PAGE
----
The past years, students’ input at universities of applied sciences and research universities has improved - on paper, at least. This is partially due to external experts that make sure the universities stick to the quality agreements. If the advisory body hasn’t been involved in a plan, that plan will not be approved, which means the institutes miss out on the millions from the basic grant. In the first round of applications, six out of the fifty-four plans were rejected because the students hadn’t been properly involved. The institutes will be given another chance to submit their proposal.
However, this new approach is not without its flaws. The Intercity Student Consultation (ISO) published a report in 2018 that said that students still aren’t sufficiently allowed to propose their own initiatives and that the centralised and decentralised councils often aren’t in tune with each other. Administrators also pressure advisory bodies to agree with them, for instance by threatening that the school will miss out on the millions from the basic grant if they don’t.
All this leaves one important question unanswered. What went wrong at the Radboud University? Why was Bas van der Zandt - the student who left a message on the Vox article before the summer holidays - so fiercely opposed to approving the quality plans?
I meet with Bas at the Nijmegen campus on a sunny but chilly Wednesday in October. He rushes down the dimly lit hallway in the basement of the Elinor Ostrom building, which houses the offices of student organisations like the Batavierenrace and student union AKKU. He apologises for his meeting running late and quickly finds us somewhere we can talk quietly. ‘There’s a meeting supposed to take place in this room in ten minutes’, he says, reading a form on the door, ‘but that will probably be happening online.’ We decide to take our chances.
We sit down at an appropriate distance from each other in the low-ceilinged room and remove our face masks. Occasionally leafing through a large stack of papers he brought in, Bas tells me about his experiences in the faculty student council with a mix of pride and disbelief.
He was a complete rookie when he took a seat on the science faculty’s student council in 2017. To prepare the new members, the old council invites Bas and his fellow council members on a scouting weekend. They’re informed as much as possible about all the important documents and procedures. After that, they’re on their own.
When Bas receives important documents, he writes his remarks in the margins and asks any and all questions he has, thinking he’s doing the right thing. His predecessors told him the council needs to do something about something called the quality agreements, but the faculty board hasn’t provided any information on this. One afternoon, he decided to drop by the faculty board’s offices to make his inquiries. ‘Quality agreements? I haven’t heard anything about that’, the director of operations tells him. He’d have to ask about that at a more central level.
Later that year, a committee is founded to decide what to spend the millions from the basic grant on, with Bas representing the faculty student council. All students and staff members can submit proposals. Lecturers would like to experiment with new teaching methods. The students hardly submit anything. After much deliberation, the committee picks the best ideas from the sixty proposals on how to spend the 28,000 euros the faculty will be given in 2018.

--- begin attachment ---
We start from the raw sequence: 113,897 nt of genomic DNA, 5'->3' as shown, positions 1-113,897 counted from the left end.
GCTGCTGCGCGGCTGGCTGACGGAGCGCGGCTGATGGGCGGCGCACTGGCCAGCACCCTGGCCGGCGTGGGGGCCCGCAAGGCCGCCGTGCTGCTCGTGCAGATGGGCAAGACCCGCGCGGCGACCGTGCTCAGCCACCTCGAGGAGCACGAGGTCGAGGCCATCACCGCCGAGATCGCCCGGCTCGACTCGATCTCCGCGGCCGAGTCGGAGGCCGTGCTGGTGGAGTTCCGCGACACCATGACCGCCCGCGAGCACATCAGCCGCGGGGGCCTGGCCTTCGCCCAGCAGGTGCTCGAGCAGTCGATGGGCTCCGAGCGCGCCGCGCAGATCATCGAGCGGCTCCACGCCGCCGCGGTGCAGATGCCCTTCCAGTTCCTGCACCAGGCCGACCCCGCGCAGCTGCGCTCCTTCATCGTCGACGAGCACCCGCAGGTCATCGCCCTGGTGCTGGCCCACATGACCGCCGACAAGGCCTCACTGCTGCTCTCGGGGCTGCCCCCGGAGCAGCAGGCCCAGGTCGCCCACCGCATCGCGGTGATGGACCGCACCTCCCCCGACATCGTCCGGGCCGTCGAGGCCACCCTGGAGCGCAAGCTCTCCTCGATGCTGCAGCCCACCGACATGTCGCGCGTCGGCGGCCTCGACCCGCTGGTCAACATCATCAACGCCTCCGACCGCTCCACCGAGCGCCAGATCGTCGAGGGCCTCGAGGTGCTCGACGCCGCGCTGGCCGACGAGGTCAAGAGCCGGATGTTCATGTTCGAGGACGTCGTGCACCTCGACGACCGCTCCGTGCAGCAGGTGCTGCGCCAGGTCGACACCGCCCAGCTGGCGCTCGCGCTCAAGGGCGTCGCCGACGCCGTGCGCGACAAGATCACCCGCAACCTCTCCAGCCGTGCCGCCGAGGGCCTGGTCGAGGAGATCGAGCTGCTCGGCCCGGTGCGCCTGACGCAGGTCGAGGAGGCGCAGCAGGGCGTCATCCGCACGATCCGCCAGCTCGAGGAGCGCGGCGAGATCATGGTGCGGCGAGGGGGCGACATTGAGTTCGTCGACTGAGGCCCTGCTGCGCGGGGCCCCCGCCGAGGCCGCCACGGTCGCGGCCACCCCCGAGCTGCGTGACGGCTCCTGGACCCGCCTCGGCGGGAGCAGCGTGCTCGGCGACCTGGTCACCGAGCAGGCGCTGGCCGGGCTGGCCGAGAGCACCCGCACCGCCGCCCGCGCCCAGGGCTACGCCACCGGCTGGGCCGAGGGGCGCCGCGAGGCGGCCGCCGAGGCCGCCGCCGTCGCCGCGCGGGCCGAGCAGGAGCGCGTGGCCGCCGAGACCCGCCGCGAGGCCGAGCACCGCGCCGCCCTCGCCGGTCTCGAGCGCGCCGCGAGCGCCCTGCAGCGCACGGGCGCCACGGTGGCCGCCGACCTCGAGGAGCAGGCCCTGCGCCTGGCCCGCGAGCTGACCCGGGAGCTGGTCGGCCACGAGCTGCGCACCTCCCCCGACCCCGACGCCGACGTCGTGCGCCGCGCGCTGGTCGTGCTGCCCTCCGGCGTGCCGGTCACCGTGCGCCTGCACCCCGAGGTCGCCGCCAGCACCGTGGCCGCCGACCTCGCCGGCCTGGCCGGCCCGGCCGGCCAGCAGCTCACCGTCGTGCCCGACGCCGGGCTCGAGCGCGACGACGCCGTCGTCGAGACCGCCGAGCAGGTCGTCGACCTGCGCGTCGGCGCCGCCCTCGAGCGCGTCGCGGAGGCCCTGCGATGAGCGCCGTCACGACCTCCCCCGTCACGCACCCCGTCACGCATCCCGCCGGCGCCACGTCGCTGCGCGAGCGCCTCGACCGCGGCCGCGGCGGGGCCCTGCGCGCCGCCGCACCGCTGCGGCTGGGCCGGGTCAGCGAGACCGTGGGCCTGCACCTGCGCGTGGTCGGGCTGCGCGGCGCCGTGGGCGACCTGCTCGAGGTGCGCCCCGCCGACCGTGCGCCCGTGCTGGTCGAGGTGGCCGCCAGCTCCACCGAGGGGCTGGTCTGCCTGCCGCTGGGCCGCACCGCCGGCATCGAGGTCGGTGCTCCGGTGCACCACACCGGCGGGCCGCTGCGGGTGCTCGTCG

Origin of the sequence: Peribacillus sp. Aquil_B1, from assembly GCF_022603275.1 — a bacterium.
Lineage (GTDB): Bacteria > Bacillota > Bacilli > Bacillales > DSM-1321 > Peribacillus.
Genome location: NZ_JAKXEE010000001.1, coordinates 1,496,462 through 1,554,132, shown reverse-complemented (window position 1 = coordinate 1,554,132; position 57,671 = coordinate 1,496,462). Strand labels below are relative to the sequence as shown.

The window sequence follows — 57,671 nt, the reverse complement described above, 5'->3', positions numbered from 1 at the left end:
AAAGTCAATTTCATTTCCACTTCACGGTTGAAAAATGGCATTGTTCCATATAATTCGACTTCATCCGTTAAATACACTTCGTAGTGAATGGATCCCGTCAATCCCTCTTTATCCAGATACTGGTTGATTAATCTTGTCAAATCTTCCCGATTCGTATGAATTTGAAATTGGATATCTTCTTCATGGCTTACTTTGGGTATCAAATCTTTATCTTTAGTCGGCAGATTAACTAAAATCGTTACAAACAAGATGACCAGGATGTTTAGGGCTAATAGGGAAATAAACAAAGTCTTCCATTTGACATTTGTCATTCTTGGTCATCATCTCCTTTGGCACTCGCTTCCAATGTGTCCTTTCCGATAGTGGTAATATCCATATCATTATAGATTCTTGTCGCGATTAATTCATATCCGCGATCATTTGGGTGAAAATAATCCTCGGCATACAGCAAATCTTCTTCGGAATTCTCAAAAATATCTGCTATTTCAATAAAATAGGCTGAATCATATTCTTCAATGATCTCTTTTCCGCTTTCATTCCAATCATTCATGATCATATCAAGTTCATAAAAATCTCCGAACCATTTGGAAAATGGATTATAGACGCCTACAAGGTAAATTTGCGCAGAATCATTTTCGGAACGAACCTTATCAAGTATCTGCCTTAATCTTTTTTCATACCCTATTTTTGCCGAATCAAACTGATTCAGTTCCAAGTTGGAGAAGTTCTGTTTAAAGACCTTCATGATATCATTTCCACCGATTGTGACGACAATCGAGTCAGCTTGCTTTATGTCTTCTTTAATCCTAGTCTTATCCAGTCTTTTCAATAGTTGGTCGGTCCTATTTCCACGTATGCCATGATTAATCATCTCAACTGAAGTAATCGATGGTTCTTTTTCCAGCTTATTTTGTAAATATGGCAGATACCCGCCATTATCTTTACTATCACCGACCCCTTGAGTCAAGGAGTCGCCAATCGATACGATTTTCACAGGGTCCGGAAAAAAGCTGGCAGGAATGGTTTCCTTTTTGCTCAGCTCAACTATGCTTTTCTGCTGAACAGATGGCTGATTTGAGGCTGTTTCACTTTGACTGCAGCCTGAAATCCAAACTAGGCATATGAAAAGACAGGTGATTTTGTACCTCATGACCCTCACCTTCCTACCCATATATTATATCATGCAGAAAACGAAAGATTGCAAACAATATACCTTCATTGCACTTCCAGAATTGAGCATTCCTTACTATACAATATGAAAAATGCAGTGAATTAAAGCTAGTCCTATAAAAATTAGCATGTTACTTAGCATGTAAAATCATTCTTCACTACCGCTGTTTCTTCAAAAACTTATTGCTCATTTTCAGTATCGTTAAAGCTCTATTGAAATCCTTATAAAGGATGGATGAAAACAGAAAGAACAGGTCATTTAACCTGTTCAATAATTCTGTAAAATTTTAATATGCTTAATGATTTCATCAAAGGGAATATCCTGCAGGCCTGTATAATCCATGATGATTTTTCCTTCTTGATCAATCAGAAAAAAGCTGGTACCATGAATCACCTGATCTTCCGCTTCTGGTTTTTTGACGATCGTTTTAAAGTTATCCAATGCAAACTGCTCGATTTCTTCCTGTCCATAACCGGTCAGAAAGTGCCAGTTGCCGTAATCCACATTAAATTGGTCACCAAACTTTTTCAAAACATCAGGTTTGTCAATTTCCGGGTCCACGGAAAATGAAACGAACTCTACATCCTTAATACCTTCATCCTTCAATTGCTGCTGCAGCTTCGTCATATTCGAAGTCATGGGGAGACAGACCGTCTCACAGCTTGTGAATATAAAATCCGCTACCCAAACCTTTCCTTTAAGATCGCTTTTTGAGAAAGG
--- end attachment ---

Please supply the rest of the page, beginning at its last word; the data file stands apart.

Then the academic year ends and it’s time for Bas to pass on the torch to the new council.
On Wednesday, September 12, 2018, the plans are presented in a public meeting. Someone in the audience remarks that some of the money appears to be missing. The vice dean of education says the chart that explains this wasn’t included because there wasn’t time. After the meeting the presentation, which does include that chart, is sent to everyone involved, including Bas.
He carefully reads the entire document. Surely this can’t be right? The new council should be informed of this as soon as possible; they cannot be allowed to consent to this proposal. He’s tried to explain the issue to his successors more than once. But just like he was, they’re being flooded with information about various subjects. They can’t see the seriousness of the problem and do nothing.
In the dimly lit room in Nijmegen where we’re sitting, Bas pulls a piece of paper with a chart from his stack of papers. ‘The proposal the committee submitted was on how to spend these 28,000 euros in 2018. But then I suddenly saw that the faculty had more money that was freed up from the basic grant to spend that year. They also went ahead with the pre-investments, but as far as I know the advisory bodies had absolutely no say in that. These resources weren’t discussed with the committee or the faculty student council, let alone whether they should be continued.’
He slides me the document and I see what he means: in 2018, the faculty didn’t have 28,000 euros to spend because of the abolition of the basic grant, but 1.65 million!
I go over the figures again at home. That year, the council only got a say in how to spend 1.7 percent of the funds.
Courtesy of Altan Erdogan, Henk Strikkers, and Yvonne van de Meent. Our gratitude goes out to Henk Blanken.
This is part four in a series that was made possible by the Dutch Fund for Journalism, as well as the editors from various universities of applied sciences and research universities.
Next Wednesday, February 24, we’ll publish the next story: ‘Bad proposal? We’ll get the money anyway. How the millions from the basic grant are being misspent.’